Col. Cooper’s Scout rifle concept appealed to me due to my affinity for short rifles. Back almost thirty years ago, a fellow officer on my police department heard that I liked Marlin lever actions and offered to sell me his Model 336 chambered in .35 Remington. He bought it in 1970 for deer hunting but never got around to firing it for his intended purpose. He was happy to sell it to me for the same price he paid when he bought it new and I was happy to buy the handsome rifle. It even had a brass medallion inlaid on the right side of its stock commemorating Marlin’s 100th anniversary.

My dad and I already had matching Marlin 1894s in .357 Magnum. My father had cut both our barrel lengths down to 16 1/8-inch. He was a basement gunsmith and he crowned the muzzles by hand with tiny files. We quickly set to work with our trusty hacksaw and shortened my newly acquired 336 to just over 16-inches too. I’ve found that carrying a short rifle over my shoulder works much better for me in heavy woods than hiking around with a longer barrel sticking up over my back. I’m 6’ 5” and rifle muzzles seemed to get into quarrels with tree branches pretty often.

I read Cooper mention that a lever action could certainly work as a Scout rifle if one was more inclined to its mechanics instead of a bolt’s throw and a detachable magazine. Many years down the trail and after my dad had passed away, I attached one of the original Ashley Outdoors, forward mount rails to my Marlin and tightened down a Leupold 2.5 IER Scout scope. A custom leather butt stock cover holding extra rounds made for a compact hunting package. My best friend liked my setup so well  he put a Leupold Scout scope on his .44 Magnum Marlin 1894 (but with a standard length barrel) and we finally fulfilled a prolonged desire to hunt wild boar in Tennessee.

The property owner where we planned to hunt wanted to make sure we knew what we were doing and that our rifles were sighted in. He looked at our scopes kind of funny and asked about them. I handed him my shortened Marlin and asked him to shoulder it at a low ready. I told him to look at a spot about 50 yards away while leaving both of his eyes open. Then I told him to bring the rifle up. He did and was impressed with how well the low power Scout scope worked. Standing next to him, I wiggled my fingers off to the side of his head and asked if he could see them. He could and I explained how the Scout scope allowed him to keep his peripheral vision. He understood by this example how the use of a standard scope (with one eye closed) cuts off the ability to see to your side. He instantly understood that isn’t a good thing when hunting wild boar that often move together as a sounder.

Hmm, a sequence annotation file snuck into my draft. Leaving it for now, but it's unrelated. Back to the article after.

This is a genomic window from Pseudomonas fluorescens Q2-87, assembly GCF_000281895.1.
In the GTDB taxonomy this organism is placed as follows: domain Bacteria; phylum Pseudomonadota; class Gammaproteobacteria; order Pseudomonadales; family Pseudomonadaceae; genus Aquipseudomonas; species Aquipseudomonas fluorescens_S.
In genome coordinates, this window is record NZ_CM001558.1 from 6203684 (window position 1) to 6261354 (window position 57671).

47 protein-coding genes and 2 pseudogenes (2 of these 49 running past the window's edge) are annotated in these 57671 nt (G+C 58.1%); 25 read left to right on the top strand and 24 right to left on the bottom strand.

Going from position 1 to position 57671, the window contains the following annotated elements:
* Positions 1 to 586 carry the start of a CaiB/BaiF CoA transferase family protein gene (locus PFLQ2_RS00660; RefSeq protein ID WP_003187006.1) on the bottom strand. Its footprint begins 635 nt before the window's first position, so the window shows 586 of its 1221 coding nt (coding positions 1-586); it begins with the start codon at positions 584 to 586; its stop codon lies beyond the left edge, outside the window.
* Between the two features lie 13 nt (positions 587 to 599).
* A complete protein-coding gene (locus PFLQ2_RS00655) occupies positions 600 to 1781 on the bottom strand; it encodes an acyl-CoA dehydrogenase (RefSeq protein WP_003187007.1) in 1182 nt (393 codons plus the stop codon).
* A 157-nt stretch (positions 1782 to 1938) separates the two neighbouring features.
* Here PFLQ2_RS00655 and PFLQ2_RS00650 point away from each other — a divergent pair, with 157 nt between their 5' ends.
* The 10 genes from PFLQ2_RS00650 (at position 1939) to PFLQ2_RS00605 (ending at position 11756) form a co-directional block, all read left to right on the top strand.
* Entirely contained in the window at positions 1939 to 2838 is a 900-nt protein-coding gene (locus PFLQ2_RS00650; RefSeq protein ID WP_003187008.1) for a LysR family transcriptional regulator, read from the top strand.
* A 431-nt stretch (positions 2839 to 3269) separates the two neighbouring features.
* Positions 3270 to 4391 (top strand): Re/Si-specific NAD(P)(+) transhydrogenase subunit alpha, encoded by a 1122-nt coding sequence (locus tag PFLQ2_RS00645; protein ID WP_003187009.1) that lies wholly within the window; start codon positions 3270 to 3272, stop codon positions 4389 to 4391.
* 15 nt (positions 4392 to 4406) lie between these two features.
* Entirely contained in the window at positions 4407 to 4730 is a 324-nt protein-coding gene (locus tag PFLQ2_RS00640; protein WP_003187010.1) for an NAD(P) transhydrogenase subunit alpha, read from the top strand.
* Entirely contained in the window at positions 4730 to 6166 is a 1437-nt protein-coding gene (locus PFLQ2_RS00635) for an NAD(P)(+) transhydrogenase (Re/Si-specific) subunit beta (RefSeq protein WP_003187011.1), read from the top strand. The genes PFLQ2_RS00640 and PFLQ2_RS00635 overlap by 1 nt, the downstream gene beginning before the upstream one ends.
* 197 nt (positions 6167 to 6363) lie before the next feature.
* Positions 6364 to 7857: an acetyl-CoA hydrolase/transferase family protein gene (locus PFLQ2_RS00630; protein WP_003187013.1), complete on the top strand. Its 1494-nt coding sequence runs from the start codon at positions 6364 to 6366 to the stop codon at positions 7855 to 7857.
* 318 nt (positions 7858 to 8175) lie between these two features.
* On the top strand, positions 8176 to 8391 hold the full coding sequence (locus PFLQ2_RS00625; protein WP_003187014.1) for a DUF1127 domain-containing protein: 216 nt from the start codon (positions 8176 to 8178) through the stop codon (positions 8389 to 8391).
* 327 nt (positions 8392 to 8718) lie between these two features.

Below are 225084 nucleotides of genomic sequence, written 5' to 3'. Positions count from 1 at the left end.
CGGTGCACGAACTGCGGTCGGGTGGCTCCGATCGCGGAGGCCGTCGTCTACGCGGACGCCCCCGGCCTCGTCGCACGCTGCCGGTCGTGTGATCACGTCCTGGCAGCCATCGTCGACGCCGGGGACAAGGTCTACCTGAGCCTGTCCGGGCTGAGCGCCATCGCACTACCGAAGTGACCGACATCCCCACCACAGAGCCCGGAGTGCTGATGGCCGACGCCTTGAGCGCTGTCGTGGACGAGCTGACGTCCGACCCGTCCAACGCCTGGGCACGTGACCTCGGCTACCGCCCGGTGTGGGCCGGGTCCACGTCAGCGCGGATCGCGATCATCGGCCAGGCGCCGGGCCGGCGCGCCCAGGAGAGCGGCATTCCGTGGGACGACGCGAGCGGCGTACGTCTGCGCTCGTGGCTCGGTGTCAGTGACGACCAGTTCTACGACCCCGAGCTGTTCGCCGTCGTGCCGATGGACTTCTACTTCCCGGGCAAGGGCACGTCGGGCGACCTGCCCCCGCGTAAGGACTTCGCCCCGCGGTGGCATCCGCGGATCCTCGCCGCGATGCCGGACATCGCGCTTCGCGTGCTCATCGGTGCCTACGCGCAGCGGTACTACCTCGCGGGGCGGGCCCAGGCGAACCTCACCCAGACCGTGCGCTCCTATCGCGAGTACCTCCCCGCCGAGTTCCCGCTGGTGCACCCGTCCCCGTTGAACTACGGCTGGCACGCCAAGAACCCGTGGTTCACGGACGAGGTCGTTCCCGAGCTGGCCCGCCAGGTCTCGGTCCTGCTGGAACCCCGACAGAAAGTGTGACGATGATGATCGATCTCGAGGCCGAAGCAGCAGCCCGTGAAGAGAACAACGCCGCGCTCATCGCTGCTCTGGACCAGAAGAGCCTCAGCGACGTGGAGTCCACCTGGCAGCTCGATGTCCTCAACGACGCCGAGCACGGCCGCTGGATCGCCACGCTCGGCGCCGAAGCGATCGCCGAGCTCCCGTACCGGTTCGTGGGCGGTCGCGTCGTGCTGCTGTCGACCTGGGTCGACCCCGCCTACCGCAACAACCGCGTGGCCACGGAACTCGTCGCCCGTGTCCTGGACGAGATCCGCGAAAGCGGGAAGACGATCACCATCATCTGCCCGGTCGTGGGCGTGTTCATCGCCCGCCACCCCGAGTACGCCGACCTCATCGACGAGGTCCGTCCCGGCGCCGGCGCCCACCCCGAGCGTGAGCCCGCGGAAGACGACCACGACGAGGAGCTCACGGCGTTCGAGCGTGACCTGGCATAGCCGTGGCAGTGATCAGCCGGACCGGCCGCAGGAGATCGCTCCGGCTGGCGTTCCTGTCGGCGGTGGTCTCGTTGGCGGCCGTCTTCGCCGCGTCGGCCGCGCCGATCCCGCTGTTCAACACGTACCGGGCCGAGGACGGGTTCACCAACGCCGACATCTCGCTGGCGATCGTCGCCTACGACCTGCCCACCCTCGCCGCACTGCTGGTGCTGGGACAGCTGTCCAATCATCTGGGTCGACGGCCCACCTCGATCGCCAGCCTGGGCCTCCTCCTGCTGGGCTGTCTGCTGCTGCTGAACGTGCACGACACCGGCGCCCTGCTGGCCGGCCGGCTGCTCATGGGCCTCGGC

Once up in the hills west of the Smokey Mountains, the thick woods would most likely only give a shot of 50 yards or less. We had sighted in at 50 yards and practiced until we could hit well from a standing, offhand position. My friend and I spent a few hours in a tree stand before realizing the boredom of was not conducive to our impatient personalities. We climbed down and stalked through the woods instead. As dusk began, we heard the sounds of wild boar but couldn’t see them. They sounded like they were right on top of us, but they were ghosts we couldn’t lay eyes on. It turned out they were on the next hill over, but at our same level and their grunts and gnashing carried through the air like the boar were right with us. We watched them but decided it was too late in the day to climb down our hill and up theirs.

As we headed back to our cabin, a large sow confronted me at about 15 yards, blocking my path. She had piglets and had gone down her hill and up ours to come after us (the reverse of what we had not wanted to do…she had serious intent). I had my camera in my hands so I sidestepped while my friend lined up his Marlin on the angry female boar. We backed away and she stayed where she was. We didn’t want to shoot her and luckily she went back to her youngsters.

The next morning we were back in the hills and a sounder moved along a ridge. I set up behind a small tree and picked out a 200+ pound male with thick brown hair through the reticle of my Leupold. When he paused, I fully cocked my Marlin Scout’s hammer and settled my crosshairs on his shoulder and pressed the trigger. He went down right where he stood. I used a laser range finder from my position by the tree and it measured exactly 52 yards to where the red board lay dead. Later, when butchering the boar I found the 200-grain Remington soft point had punched through the left shoulder bone, through the left lung, directly through the heart, through the right lung, and then out the right rib cage.

My friend shot his boar with his Marlin .44 Magnum and was impressed with how well the Scout scope worked. While taking photos of our game, the sow from the previous night came after us again. She chased our guides up trees while we ran up the hill to get away from her, menaced again by her anger.

The Scout concept worked in the real world of hunting in thick woods. There were about twenty or so wild boar around us that day and keeping both eyes open at all times is a smart idea. Hiking through those thick Tennessee woods in the cold air of early December, my shortened Marlin’s barrel never got caught on any branches. The gun was light and easy to carry and fast to get into action. The Scout scope worked perfectly, especially for my aging eyes when iron sights aren’t as effortless to line up as they used to be.

My friend and I still marvel at the experience and talk about our ten hour drive to the Volunteer State, our three day stay, and our ten hours back home while only firing one shot each.   But with my short barrel Marlin Scout rifle, one shot was all I needed. And we also marvel at how delicious our fresh wild boar breakfast sausage tasted with our eggs the morning we left to drive home.